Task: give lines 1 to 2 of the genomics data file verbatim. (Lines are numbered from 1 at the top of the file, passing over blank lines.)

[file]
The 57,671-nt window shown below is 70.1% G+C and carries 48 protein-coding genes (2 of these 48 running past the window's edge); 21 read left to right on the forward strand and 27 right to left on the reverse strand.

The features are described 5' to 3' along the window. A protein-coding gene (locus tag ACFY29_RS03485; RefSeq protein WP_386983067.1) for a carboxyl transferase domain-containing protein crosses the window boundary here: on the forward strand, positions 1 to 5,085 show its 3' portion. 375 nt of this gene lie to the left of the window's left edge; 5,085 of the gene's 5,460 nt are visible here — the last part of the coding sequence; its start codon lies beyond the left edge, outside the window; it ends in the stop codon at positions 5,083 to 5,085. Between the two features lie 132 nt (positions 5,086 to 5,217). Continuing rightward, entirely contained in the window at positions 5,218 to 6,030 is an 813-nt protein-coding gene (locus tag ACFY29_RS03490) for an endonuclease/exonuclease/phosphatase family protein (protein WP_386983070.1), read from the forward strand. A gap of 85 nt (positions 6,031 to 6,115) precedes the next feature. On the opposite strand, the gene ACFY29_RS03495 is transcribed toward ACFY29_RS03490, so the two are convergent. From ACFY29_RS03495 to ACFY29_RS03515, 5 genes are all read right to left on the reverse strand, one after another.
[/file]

The 57,671-nt window shown below is 70.1% G+C and carries 48 protein-coding genes (2 of these 48 running past the window's edge); 21 read left to right on the forward strand and 27 right to left on the reverse strand.

The features are described 5' to 3' along the window. A protein-coding gene (locus tag ACFY29_RS03485; RefSeq protein WP_386983067.1) for a carboxyl transferase domain-containing protein crosses the window boundary here: on the forward strand, positions 1 to 5,085 show its 3' portion. 375 nt of this gene lie to the left of the window's left edge; 5,085 of the gene's 5,460 nt are visible here — the last part of the coding sequence; its start codon lies beyond the left edge, outside the window; it ends in the stop codon at positions 5,083 to 5,085. Between the two features lie 132 nt (positions 5,086 to 5,217). Continuing rightward, entirely contained in the window at positions 5,218 to 6,030 is an 813-nt protein-coding gene (locus tag ACFY29_RS03490) for an endonuclease/exonuclease/phosphatase family protein (protein WP_386983070.1), read from the forward strand. A gap of 85 nt (positions 6,031 to 6,115) precedes the next feature. On the opposite strand, the gene ACFY29_RS03495 is transcribed toward ACFY29_RS03490, so the two are convergent. From ACFY29_RS03495 to ACFY29_RS03515, 5 genes are all read right to left on the reverse strand, one after another.